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Colonel Theodore Lyman, With Grant and Meade from the Wilderness to Appomattox (ed. George R. Agassiz), chapter 3 (search)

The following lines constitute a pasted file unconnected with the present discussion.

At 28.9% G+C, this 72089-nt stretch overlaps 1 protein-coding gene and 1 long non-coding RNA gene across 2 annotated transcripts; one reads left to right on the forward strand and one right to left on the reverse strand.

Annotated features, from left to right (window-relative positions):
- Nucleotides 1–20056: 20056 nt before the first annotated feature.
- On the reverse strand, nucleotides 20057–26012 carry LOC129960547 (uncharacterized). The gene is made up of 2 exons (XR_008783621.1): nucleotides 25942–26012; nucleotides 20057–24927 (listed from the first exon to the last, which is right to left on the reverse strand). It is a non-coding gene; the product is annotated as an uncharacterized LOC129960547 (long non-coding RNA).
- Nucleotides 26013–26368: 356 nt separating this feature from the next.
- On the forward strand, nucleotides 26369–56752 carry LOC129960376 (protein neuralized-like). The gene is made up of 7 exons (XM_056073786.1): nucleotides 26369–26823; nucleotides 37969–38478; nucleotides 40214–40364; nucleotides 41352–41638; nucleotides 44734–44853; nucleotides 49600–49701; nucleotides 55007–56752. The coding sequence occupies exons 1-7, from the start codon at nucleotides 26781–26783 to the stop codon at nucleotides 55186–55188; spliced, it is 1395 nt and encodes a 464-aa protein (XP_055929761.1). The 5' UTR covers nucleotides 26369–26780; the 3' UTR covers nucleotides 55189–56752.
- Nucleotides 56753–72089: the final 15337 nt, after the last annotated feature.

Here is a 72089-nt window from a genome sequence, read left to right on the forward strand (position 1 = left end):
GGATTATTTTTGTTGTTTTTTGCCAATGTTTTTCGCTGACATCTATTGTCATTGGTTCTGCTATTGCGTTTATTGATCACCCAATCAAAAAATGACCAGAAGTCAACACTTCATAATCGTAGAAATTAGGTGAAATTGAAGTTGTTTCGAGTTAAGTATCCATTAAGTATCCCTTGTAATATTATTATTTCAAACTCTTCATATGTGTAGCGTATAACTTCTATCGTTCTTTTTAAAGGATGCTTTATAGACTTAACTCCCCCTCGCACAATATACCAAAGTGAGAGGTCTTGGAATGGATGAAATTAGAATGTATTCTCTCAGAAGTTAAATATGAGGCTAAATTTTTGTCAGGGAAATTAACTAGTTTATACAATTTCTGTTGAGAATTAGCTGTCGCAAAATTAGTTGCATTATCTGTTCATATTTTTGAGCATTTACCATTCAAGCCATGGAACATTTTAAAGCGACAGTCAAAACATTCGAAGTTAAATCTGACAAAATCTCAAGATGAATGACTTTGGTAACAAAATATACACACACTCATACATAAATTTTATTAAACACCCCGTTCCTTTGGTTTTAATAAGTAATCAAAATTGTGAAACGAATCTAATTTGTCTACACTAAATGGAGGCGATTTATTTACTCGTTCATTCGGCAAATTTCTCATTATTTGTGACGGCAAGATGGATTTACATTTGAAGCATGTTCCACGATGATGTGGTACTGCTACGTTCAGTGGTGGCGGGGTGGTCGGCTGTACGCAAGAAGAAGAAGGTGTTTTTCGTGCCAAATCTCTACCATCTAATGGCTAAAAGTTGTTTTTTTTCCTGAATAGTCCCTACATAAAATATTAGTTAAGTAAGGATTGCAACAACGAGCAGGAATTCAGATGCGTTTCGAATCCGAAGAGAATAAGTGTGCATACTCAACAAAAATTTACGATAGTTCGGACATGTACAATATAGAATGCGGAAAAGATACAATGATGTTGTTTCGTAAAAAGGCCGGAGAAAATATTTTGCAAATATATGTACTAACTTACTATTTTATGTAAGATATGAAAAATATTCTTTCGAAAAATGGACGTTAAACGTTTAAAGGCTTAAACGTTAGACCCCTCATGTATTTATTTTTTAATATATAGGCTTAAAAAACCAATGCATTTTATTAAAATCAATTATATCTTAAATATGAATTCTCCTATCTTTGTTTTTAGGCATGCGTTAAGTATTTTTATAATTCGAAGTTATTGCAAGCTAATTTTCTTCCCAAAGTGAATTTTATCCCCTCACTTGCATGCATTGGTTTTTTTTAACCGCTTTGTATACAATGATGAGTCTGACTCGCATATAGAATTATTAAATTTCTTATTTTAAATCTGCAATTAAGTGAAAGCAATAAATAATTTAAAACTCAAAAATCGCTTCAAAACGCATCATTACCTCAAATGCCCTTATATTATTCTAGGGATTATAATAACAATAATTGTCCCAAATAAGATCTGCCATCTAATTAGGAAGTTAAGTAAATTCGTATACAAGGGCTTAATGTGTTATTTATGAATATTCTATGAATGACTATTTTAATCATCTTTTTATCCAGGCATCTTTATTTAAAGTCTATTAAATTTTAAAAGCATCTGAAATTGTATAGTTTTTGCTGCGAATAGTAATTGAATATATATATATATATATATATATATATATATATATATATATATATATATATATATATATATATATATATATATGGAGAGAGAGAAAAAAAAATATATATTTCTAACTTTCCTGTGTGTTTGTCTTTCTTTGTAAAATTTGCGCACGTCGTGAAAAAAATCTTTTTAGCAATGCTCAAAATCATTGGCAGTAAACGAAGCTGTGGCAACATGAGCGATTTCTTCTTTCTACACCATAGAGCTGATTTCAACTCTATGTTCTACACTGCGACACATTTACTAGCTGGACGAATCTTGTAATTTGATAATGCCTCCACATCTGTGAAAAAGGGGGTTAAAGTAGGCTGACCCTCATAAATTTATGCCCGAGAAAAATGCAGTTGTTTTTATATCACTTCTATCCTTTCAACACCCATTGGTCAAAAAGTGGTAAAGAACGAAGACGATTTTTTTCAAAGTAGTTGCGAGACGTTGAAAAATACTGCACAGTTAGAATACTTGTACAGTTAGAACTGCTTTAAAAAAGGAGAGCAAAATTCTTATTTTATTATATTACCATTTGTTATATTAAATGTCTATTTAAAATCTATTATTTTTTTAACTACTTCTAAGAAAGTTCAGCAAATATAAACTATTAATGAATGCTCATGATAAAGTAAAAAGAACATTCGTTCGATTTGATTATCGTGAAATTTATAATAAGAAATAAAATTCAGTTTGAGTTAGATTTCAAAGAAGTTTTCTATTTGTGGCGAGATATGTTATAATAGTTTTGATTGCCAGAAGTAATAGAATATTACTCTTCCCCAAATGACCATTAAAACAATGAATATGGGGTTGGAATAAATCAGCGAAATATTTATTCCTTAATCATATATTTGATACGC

a reverse. Things have narrowed down now to two or three great centres, and upon large operations there depends the result. It is a favorite remark of General Meade, that there is but one way to put down this rebellion, namely, to destroy the military power of the Rebels. Their great armies must be overwhelmed, and there will end their hopes. . . . [A few days later Lyman left for the North on a three weeks leave. While he was dining in Washington, at Willard's, General Grant On February 29 Congress revived the grade of Lieutenant-General, and Lincoln had appointed Grant, much in the public eye since his successful campaign in the West, to that rank, and to command the Armies of the United States. Motley writes at the time: In a military point of view, thank Heaven! the coming man, for whom we have so long been waiting, seems really to have come. came in, with his little boy; and was immediately bored by being cheered, and then shaken by the hand by oi( polloi\! He is rath